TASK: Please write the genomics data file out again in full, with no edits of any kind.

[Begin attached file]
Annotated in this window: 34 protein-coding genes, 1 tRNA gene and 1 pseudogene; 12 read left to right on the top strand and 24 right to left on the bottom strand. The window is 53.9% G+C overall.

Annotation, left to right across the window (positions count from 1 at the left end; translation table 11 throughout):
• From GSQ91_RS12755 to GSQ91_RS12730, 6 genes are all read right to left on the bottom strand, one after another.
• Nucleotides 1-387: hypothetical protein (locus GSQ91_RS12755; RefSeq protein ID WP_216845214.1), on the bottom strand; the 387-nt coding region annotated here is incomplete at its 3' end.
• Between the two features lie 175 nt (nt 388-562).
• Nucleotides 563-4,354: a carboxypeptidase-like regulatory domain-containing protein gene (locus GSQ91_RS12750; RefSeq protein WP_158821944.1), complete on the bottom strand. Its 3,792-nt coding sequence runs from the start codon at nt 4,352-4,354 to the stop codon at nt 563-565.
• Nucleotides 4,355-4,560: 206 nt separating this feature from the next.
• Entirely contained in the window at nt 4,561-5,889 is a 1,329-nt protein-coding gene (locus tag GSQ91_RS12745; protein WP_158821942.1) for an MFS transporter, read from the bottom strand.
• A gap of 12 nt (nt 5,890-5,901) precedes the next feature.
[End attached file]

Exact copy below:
Annotated in this window: 34 protein-coding genes, 1 tRNA gene and 1 pseudogene; 12 read left to right on the top strand and 24 right to left on the bottom strand. The window is 53.9% G+C overall.

Annotation, left to right across the window (positions count from 1 at the left end; translation table 11 throughout):
• From GSQ91_RS12755 to GSQ91_RS12730, 6 genes are all read right to left on the bottom strand, one after another.
• Nucleotides 1-387: hypothetical protein (locus GSQ91_RS12755; RefSeq protein ID WP_216845214.1), on the bottom strand; the 387-nt coding region annotated here is incomplete at its 3' end.
• Between the two features lie 175 nt (nt 388-562).
• Nucleotides 563-4,354: a carboxypeptidase-like regulatory domain-containing protein gene (locus GSQ91_RS12750; RefSeq protein WP_158821944.1), complete on the bottom strand. Its 3,792-nt coding sequence runs from the start codon at nt 4,352-4,354 to the stop codon at nt 563-565.
• Nucleotides 4,355-4,560: 206 nt separating this feature from the next.
• Entirely contained in the window at nt 4,561-5,889 is a 1,329-nt protein-coding gene (locus tag GSQ91_RS12745; protein WP_158821942.1) for an MFS transporter, read from the bottom strand.
• A gap of 12 nt (nt 5,890-5,901) precedes the next feature.